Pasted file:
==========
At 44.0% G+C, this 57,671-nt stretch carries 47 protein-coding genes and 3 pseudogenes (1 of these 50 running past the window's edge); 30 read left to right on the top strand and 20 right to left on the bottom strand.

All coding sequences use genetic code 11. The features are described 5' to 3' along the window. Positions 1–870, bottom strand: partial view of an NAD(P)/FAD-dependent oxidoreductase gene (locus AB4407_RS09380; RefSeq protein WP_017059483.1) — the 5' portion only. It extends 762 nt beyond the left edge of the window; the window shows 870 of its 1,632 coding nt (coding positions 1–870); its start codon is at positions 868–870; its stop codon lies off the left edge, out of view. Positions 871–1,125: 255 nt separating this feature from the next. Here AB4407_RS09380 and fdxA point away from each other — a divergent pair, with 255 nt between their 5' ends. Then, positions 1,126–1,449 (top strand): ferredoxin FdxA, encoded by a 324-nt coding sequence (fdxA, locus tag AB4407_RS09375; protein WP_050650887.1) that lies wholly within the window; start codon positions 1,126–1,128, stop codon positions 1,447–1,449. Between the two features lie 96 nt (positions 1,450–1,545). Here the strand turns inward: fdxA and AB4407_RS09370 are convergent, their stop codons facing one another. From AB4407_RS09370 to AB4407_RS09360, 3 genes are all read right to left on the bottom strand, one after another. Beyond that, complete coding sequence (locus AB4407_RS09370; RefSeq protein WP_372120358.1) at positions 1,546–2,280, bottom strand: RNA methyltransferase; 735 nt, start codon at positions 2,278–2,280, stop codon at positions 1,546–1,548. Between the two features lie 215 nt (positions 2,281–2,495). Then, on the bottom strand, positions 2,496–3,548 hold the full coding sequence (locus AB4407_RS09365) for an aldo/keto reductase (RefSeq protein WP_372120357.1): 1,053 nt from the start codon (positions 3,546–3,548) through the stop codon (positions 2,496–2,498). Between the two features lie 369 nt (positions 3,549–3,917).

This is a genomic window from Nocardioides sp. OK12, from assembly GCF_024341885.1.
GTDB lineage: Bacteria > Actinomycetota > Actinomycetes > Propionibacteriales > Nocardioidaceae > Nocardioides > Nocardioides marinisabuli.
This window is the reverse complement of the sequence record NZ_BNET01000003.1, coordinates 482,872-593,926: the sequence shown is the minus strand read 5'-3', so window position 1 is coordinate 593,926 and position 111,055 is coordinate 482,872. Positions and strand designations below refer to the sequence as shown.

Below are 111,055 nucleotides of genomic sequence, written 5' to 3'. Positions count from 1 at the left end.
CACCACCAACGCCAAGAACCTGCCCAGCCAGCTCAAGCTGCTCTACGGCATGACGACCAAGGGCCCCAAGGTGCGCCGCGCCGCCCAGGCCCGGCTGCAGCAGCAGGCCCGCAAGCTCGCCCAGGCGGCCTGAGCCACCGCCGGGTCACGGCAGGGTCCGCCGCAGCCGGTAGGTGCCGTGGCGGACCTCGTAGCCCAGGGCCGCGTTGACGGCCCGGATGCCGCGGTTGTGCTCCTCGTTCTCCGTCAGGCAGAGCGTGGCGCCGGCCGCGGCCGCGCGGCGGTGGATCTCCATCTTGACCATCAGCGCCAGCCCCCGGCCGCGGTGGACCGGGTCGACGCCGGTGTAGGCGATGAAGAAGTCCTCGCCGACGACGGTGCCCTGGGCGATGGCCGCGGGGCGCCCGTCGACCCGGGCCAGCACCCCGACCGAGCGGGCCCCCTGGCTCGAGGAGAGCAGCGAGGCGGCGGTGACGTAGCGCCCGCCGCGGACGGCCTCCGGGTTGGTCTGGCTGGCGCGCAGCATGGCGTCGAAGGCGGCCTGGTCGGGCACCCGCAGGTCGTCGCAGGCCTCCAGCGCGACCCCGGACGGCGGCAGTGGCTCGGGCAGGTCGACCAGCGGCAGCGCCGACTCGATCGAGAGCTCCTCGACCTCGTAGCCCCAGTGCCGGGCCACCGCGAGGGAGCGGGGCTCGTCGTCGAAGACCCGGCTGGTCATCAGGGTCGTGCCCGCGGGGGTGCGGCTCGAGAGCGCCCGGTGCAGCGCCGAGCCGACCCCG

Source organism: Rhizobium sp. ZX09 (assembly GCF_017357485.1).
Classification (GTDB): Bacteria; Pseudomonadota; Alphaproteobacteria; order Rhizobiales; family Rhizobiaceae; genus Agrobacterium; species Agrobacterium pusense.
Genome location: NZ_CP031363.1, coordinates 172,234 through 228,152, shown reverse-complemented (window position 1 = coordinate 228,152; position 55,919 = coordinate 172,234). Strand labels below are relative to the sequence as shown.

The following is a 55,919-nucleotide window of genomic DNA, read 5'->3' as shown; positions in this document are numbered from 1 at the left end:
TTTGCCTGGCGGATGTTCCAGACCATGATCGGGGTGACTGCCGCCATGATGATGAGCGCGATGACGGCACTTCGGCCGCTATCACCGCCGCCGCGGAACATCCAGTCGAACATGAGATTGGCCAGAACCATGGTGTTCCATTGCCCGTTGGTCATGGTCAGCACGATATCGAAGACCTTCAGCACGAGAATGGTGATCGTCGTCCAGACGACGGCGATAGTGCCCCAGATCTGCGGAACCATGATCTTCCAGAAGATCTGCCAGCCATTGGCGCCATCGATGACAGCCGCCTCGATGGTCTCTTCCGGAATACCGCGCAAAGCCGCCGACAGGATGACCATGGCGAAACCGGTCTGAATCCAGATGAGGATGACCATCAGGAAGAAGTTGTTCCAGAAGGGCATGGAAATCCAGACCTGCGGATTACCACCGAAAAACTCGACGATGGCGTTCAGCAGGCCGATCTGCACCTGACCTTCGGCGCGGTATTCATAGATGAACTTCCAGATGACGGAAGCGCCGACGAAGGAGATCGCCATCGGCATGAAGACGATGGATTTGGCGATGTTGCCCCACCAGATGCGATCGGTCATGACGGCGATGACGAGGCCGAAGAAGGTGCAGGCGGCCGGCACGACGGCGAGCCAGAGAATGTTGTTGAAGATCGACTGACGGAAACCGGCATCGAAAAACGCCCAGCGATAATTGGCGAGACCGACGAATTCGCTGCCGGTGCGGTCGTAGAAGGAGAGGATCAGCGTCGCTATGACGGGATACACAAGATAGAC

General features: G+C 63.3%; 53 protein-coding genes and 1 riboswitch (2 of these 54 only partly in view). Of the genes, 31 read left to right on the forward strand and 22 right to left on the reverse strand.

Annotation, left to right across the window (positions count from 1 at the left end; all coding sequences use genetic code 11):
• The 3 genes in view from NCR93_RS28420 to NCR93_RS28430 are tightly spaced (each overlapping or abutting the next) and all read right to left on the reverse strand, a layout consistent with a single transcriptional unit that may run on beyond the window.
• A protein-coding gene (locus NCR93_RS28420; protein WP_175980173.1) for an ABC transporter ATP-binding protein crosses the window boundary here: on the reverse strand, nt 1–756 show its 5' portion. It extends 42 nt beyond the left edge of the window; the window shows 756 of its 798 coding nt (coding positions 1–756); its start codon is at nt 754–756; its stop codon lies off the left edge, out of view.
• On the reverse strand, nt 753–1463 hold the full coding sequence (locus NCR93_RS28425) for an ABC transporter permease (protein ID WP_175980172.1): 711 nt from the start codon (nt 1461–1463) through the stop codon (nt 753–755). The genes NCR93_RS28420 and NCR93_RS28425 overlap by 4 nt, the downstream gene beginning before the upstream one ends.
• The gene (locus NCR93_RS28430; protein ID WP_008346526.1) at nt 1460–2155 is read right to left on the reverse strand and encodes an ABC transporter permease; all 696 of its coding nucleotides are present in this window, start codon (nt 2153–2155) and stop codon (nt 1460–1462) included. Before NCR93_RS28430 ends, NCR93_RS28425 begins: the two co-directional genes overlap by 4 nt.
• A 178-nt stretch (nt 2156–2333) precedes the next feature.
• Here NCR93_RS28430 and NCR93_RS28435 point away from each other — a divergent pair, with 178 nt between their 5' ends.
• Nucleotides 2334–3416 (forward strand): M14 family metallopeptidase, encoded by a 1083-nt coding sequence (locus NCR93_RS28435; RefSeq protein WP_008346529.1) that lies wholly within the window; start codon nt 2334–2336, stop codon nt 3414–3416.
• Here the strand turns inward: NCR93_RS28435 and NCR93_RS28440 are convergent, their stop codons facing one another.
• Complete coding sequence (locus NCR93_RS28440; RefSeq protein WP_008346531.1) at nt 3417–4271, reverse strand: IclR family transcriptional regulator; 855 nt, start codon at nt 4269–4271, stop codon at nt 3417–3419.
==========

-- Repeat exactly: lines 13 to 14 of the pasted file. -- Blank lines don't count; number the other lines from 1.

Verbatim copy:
General features: G+C 63.3%; 53 protein-coding genes and 1 riboswitch (2 of these 54 only partly in view). Of the genes, 31 read left to right on the forward strand and 22 right to left on the reverse strand.

Annotation, left to right across the window (positions count from 1 at the left end; all coding sequences use genetic code 11):